I don't mind regional accents, and even some of the mispronunciations that used to be called "ghetto
talk," I think that's all part of the American fabric. Perhaps in a tiny land mass like the UK they
can strive for a uniform English, but I actually think it would be un-American for us to further
de-regionalize our country in search of a generic pronunciation key (Wal-Mart English, anyone?). I
grew up in a house with one parent from Mississippi-Texas and one from Queens, so I turned out with
a somewhat generic (New Yawk-leaning) accent but with all the strange folk-isms from two very
different places. Typical American mutt, and that kind of thing is what makes our version of English
and our culture so unique and interesting.
What I do mind is mumbling, fast-talking, low-talking, and garbling basic grammar. I also don't
think that what used to be called "hick talk" -- a combination of mangled words, mangled grammar and
a batch of profanities thrown in for emphasis -- has any place in non-fiction broadcasting or
writing, except as a direct quote of a news-story subject. And I also think that professional
broadcast operations need to get a handle on the world of cellphones and figure out best practices
to make that audio more intelligable. It probably starts with pre-coaching of interview subjects and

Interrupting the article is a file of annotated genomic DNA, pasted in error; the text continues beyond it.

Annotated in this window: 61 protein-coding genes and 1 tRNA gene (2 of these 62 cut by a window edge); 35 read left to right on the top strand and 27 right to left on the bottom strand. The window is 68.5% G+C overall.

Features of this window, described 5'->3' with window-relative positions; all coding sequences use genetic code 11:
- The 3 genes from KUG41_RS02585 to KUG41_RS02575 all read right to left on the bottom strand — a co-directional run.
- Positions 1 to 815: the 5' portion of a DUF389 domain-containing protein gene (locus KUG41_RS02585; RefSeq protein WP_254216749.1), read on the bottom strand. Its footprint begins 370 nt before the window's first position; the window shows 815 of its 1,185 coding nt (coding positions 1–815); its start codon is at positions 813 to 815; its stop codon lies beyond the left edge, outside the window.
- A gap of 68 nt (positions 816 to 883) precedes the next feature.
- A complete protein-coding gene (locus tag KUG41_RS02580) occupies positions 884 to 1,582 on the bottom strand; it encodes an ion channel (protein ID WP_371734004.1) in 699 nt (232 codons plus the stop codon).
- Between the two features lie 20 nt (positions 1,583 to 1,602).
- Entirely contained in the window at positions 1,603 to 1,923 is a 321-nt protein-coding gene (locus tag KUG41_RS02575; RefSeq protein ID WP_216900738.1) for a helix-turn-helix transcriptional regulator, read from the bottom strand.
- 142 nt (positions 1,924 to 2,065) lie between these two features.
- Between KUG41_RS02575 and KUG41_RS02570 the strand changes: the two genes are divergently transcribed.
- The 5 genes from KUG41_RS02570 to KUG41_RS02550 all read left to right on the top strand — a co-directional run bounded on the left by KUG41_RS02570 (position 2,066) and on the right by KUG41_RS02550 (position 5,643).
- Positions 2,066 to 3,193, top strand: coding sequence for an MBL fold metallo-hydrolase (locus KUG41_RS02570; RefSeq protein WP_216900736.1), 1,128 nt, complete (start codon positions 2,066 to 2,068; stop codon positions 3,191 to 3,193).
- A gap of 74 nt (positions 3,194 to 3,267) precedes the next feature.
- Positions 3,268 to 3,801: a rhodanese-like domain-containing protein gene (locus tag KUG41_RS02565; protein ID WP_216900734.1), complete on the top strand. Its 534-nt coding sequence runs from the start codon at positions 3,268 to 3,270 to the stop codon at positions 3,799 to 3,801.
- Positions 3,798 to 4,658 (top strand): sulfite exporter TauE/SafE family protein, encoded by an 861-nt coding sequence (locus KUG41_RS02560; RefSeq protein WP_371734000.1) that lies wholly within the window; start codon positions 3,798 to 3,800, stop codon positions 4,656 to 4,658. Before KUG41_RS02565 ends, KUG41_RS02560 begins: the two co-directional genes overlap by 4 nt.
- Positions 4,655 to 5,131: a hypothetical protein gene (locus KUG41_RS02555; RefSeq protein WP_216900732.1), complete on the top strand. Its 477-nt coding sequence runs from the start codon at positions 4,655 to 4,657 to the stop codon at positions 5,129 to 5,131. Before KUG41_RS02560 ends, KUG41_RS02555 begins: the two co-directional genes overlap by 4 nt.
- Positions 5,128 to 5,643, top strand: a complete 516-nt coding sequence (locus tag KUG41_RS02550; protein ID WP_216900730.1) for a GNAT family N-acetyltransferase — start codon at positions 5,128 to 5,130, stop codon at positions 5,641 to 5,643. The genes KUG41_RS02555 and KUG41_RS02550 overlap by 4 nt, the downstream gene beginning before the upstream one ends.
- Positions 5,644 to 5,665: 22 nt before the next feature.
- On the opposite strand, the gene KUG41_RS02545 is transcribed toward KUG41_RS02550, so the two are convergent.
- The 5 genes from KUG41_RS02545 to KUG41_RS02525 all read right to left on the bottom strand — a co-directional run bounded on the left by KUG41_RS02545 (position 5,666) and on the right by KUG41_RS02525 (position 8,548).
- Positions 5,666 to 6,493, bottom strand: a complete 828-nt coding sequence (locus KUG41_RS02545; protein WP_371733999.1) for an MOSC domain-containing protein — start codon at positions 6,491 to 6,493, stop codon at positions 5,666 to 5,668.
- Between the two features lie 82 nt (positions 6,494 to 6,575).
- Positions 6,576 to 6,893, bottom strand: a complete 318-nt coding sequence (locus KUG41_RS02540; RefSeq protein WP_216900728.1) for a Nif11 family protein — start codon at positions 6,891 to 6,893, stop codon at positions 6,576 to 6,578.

extends to a set of published rules for on-location professional personnel. Lou's point about the
mic dangling around the chest of the screeching Mellinnial is true. The other typical image is the
Gen-Xer or Boomer with the "cyborg" bluetooth thing attached to his ear, where the mic is somewhere
between his sideburn and his eye.
-- Tom Fine
----- Original Message -----
From: "Lou Judson" <[log in to unmask]>
To: <[log in to unmask]>
Sent: Tuesday, March 11, 2014 11:15 PM
Subject: Re: [ARSCLIST] Toothpaste
>I love it! I always comment (either to the speaker or my friends) when I hear someone pronounce
>EXACTLY with a T in it.
> And I thought it was cute when a one-time girlfriend from Louisiana would say nekkid or edzackly
> but she is long gone from here now.
> And what about wreak? Hove you heard it properly said "rek" in years?
> It is enuff to wreck yer eeers.
> Lou Judson
> Intuitive Audio
> On Mar 11, 2014, at 12:35 PM, Smith, Allison wrote:
> I thought this was appropriate, given Tom's rant -